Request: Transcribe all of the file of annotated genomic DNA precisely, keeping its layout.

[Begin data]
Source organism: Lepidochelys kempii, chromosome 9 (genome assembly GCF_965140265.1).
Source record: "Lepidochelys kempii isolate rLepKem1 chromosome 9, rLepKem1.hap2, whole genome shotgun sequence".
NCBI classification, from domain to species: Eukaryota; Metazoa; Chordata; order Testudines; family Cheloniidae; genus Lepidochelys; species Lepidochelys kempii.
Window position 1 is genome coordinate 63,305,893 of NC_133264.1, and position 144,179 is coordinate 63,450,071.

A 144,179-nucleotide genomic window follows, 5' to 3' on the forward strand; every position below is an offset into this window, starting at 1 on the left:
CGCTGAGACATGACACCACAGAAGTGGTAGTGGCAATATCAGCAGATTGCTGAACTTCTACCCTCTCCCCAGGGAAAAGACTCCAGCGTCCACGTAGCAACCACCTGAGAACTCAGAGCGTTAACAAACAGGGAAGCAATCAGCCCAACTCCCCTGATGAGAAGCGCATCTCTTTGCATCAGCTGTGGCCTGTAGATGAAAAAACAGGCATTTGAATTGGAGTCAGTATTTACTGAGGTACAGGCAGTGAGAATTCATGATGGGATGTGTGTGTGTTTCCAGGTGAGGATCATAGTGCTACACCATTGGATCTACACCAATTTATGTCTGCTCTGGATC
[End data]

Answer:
Source organism: Lepidochelys kempii, chromosome 9 (genome assembly GCF_965140265.1).
Source record: "Lepidochelys kempii isolate rLepKem1 chromosome 9, rLepKem1.hap2, whole genome shotgun sequence".
NCBI classification, from domain to species: Eukaryota; Metazoa; Chordata; order Testudines; family Cheloniidae; genus Lepidochelys; species Lepidochelys kempii.
Window position 1 is genome coordinate 63,305,893 of NC_133264.1, and position 144,179 is coordinate 63,450,071.

A 144,179-nucleotide genomic window follows, 5' to 3' on the forward strand; every position below is an offset into this window, starting at 1 on the left:
CGCTGAGACATGACACCACAGAAGTGGTAGTGGCAATATCAGCAGATTGCTGAACTTCTACCCTCTCCCCAGGGAAAAGACTCCAGCGTCCACGTAGCAACCACCTGAGAACTCAGAGCGTTAACAAACAGGGAAGCAATCAGCCCAACTCCCCTGATGAGAAGCGCATCTCTTTGCATCAGCTGTGGCCTGTAGATGAAAAAACAGGCATTTGAATTGGAGTCAGTATTTACTGAGGTACAGGCAGTGAGAATTCATGATGGGATGTGTGTGTGTTTCCAGGTGAGGATCATAGTGCTACACCATTGGATCTACACCAATTTATGTCTGCTCTGGATC